They displayed a bravery few can comprehend, yet very little is known about the men who stayed behind to save Japan’s stricken nuclear plant. In a rare interview, David McNeill meets Atsufumi Yoshizawa, who was at work on 11 March 2011 when disaster struck. Two years on, thousands of people forced to leave their homes in the wake of the Fukushima disaster are living in limbo, yet to receive compensation and unable to move back owing to dangerous radiation. More than 160,000 people were forcibly evacuated from the area when an earthquake and tsunami crippled the Fukushima Daiichi nuclear plant on 11 March 2011, and tens of thousands left voluntarily. Tokyo Electric Power (Tepco), the company that owns the plant, has paid compensation to some nuclear refugees, including what it calls “temporary” compensation for living costs, but it has paid no money for assets damaged by the meltdown. A recent report by Greenpeace documented a litany of complaints about complicated forms, insufficient living costs and low valuations on property. Greenpeace said the plan was drawn up by Tepco in July last year and is based on a “complex and disputed” government system.
Independent 2nd Mar 2013 read more »
About 24,400 megawatts (MW) of power capacity at U.S. nuclear power plants is expected to be offline at the peak of the 2013 spring refueling season, down more than 10 percent from a year earlier, data from a Reuters survey showed. Last year, spring nuclear outages peaked at 27,500 MW of capacity in mid-April, according to the data.The data assumes units currently on extended outages, such as the two reactors at Southern California Edison’s (SCE) San Onofre plant in California and Omaha Public Power District’s Fort Calhoun in Nebraska will still be shut.
Reuters 1st March 2013 read more »
The commodities trader Glencore supplied thousands of tonnes of alumina to an Iranian firm that has provided aluminium to Iran’s nuclear programme, intelligence and diplomatic sources have told Reuters.
Guardian 1st March 2013 read more »
Independent 1st March 2013 read more »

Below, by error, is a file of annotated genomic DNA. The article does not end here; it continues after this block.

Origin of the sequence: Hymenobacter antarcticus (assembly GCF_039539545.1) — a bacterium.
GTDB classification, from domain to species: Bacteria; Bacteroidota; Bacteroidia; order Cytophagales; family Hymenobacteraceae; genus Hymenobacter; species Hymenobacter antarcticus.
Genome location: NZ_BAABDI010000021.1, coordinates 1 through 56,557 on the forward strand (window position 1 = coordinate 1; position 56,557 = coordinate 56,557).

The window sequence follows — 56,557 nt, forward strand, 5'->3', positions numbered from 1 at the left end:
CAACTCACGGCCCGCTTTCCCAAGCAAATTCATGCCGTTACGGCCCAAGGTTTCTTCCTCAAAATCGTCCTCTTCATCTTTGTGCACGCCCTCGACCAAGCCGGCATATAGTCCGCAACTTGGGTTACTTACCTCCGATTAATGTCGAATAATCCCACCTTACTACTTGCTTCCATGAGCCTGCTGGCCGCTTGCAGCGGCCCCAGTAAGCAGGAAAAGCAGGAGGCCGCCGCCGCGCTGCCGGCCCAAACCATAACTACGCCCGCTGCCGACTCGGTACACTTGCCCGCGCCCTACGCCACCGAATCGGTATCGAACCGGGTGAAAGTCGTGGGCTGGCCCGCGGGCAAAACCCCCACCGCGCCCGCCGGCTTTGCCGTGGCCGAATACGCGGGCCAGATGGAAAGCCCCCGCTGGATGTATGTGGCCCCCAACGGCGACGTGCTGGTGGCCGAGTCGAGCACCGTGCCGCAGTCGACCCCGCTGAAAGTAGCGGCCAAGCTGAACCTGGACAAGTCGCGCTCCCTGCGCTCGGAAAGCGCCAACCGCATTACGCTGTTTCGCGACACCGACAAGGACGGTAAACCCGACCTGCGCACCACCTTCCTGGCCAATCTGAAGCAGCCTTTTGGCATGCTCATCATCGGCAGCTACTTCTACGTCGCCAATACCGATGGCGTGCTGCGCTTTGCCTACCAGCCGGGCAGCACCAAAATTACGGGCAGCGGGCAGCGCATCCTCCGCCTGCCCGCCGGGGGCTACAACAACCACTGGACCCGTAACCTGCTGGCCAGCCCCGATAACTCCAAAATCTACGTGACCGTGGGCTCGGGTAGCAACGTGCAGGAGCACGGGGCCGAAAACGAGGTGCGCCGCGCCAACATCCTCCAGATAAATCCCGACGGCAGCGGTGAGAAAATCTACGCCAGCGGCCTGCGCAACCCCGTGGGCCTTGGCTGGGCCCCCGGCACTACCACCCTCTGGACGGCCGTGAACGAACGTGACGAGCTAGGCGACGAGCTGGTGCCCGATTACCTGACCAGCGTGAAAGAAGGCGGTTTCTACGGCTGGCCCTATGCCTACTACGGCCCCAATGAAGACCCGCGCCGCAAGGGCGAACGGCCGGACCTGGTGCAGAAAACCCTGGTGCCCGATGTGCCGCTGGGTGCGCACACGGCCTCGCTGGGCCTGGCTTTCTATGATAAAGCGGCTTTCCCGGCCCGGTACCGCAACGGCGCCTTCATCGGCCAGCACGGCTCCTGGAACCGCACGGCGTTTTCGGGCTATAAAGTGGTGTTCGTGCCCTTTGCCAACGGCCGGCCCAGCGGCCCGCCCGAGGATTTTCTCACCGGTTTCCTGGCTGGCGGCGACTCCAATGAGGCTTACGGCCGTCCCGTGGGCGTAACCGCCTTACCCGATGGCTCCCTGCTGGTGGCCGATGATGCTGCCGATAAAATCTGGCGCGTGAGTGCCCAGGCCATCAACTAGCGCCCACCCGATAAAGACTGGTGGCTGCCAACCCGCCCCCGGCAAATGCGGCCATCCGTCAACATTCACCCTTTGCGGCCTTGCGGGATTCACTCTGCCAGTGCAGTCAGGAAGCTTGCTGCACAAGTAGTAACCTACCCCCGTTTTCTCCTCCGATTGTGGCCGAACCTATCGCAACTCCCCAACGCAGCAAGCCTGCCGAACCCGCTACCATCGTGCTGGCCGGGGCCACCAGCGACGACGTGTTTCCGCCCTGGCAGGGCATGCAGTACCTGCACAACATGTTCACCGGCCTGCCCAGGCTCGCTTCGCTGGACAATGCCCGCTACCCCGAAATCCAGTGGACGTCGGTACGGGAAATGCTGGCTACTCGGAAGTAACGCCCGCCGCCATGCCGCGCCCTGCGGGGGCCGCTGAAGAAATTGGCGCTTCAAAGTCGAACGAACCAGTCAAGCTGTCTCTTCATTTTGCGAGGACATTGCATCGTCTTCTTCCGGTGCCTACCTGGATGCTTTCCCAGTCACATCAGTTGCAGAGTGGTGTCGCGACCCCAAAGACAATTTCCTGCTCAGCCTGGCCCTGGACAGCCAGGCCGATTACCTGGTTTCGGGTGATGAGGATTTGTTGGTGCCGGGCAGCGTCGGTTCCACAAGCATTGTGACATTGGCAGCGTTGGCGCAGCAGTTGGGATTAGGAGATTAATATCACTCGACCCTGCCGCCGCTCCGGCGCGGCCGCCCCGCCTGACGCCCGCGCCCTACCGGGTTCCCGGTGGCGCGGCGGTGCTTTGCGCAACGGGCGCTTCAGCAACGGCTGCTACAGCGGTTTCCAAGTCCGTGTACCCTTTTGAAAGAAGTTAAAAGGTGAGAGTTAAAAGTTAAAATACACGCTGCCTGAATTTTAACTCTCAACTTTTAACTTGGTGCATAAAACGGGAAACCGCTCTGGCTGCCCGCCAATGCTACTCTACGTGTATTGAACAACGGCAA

A SUBMARINE powered by Rolls-Royce nuclear technology has been commissioned. Ambush, the Royal Navy’s newest attack submarine, received its ‘Her Majesty’s Ship’ status at a ceremony held at HM Naval Base, Clyde, in Scotland, today. Hundreds of guests attended the event, including dignitaries from Derby, which is the submarine’s affiliated city. The reactor used to power the sub was designed and built at Rolls-Royce’s nuclear division, in Raynesway.
Derby Telegraph 1st March 2013 read more »
Sky News 1st March 2013 read more »
This week’s Micro Power News: Scholls becoming solar champions kick starts a wave of other eco-initiatives; crowd funding for new solar farm in Kent; Farmers turning to renewables to boost incomes; UK’s first carbon neutral solar house; Renewable Heat Incentive arrangements etc
Microgen Scotland 1st March 2013 read more »
Andrew Simms: Vast subsidies pour into the fossil fuel industries, and in the UK new tax breaks have encouraged investment at a 30-year high into North Sea oil and gas exploration and production. That is in spite of the best science available suggesting that we can only afford to burn around a quarter or a fifth of proven reserves if we are to avoid potentially runaway global warming. And, instead of climate campaigners being applauded for their actions, they are being hounded with £5 million law suits. My new book, Cancel the Apocalypse, is about how we can face this challenge positively, without slipping into denial, despair or cynical profiteering. With the right approaches we can all benefit from re-engineering our financial, food, transport and energy systems. We can re-imagine the shape of our high streets and the pattern of our working weeks to improve the quality of our lives and lessen our burden on the biosphere. But this can only happen if we let go of the tenacious economic dogma that has taken root in recent decades. Perversely, as evidence mounts of its failure to spread the benefits of enterprise, its lack of respect for its natural resource base, or even its ability to succeed on its own terms, the old ideas are clung to more tightly. Political familiarity misinterpreted as security.
Guardian 1st March 2013 read more »